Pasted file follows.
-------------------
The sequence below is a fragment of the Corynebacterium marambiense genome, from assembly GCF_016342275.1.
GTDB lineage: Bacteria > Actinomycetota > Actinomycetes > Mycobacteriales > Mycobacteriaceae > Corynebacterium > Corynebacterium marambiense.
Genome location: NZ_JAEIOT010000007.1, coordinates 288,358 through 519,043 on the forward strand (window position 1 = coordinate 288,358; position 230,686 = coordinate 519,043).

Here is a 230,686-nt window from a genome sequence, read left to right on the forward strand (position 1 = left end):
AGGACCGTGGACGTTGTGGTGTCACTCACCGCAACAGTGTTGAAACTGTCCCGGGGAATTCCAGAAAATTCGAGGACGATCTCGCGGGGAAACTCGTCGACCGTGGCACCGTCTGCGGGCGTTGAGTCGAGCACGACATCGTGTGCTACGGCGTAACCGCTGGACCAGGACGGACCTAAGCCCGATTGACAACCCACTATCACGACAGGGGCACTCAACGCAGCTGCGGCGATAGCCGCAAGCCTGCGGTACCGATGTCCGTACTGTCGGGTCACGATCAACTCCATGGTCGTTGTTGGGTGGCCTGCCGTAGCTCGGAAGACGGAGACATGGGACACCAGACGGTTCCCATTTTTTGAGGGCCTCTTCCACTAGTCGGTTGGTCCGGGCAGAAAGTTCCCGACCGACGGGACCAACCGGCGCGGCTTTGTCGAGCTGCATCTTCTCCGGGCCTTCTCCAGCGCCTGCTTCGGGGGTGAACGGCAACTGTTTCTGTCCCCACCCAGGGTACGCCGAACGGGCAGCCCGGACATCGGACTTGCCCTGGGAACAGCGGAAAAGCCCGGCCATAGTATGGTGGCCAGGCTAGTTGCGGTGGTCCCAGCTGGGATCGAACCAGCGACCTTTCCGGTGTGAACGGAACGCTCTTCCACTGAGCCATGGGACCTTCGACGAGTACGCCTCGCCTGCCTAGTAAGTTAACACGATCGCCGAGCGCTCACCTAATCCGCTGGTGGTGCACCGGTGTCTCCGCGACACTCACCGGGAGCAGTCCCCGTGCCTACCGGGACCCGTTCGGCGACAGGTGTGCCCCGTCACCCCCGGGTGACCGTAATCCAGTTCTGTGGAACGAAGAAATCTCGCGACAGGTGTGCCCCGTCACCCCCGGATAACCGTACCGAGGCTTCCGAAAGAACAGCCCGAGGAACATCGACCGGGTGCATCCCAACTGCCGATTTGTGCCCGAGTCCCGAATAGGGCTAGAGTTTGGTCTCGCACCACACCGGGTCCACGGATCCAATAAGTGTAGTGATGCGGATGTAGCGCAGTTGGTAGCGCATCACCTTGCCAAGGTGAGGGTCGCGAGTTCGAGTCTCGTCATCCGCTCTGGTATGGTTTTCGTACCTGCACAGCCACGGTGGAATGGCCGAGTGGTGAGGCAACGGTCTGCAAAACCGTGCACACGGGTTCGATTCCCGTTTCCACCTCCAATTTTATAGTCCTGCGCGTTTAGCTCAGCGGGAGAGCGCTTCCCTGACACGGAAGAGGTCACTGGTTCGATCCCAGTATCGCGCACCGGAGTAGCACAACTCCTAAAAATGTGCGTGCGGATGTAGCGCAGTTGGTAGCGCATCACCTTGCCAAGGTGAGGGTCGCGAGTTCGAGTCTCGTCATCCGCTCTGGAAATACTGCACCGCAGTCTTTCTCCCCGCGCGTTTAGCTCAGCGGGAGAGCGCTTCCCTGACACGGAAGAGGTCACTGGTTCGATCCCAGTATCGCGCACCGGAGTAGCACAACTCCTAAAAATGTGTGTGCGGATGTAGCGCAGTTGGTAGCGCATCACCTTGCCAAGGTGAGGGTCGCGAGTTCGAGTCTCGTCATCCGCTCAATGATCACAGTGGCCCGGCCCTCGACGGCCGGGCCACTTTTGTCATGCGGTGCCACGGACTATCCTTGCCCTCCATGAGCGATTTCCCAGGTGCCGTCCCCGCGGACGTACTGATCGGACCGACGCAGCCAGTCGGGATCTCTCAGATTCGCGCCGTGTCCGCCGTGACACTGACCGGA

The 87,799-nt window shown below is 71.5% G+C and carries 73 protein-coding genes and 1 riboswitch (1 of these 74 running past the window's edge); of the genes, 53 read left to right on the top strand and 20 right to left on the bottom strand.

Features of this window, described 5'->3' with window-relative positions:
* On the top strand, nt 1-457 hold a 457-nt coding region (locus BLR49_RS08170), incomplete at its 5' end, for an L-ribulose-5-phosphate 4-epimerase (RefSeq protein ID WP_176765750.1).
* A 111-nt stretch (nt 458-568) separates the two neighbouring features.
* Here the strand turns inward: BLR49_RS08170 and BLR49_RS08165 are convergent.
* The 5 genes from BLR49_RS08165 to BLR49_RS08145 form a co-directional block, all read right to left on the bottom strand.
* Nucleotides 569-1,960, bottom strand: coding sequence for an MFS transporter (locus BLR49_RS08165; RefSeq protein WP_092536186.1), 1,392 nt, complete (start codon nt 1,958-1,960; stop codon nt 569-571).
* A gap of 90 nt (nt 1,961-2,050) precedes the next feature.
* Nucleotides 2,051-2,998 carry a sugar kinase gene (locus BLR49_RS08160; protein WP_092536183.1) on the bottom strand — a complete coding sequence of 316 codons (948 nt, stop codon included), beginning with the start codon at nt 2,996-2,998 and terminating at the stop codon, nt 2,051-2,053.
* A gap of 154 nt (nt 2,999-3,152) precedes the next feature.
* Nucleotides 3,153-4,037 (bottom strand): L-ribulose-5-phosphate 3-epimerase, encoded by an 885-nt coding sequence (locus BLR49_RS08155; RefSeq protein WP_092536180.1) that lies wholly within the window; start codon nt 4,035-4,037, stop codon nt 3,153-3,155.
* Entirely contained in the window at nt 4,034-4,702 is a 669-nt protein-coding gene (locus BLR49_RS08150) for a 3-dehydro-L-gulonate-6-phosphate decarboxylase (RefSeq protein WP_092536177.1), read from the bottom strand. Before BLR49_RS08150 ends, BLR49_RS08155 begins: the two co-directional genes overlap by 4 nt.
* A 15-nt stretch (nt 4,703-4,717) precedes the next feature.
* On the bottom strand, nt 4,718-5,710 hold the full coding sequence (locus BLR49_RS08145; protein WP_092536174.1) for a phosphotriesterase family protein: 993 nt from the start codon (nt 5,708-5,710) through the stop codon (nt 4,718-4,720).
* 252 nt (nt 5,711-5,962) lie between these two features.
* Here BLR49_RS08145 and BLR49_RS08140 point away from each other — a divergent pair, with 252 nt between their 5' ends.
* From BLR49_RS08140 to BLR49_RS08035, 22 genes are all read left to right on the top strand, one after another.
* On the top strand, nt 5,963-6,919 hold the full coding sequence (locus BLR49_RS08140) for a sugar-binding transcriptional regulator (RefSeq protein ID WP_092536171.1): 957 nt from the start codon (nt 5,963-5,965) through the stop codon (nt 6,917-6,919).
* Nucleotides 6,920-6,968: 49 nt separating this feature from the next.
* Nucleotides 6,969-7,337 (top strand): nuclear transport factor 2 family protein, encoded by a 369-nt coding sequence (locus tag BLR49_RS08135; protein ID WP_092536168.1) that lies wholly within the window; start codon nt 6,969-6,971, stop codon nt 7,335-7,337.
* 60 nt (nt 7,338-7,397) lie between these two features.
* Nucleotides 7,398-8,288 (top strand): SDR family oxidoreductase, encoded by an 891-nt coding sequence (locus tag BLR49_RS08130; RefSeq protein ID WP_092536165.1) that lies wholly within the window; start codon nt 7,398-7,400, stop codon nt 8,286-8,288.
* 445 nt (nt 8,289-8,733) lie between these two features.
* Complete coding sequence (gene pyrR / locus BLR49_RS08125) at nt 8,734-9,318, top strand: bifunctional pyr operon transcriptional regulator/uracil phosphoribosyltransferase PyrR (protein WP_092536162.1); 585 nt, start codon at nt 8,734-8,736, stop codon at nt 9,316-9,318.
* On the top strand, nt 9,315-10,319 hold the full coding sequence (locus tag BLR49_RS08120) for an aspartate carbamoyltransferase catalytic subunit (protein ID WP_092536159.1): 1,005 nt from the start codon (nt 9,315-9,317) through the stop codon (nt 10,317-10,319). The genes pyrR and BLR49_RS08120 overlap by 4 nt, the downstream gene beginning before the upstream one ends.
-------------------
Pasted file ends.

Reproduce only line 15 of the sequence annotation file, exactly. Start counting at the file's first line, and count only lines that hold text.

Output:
* A gap of 154 nt (nt 2,999-3,152) precedes the next feature.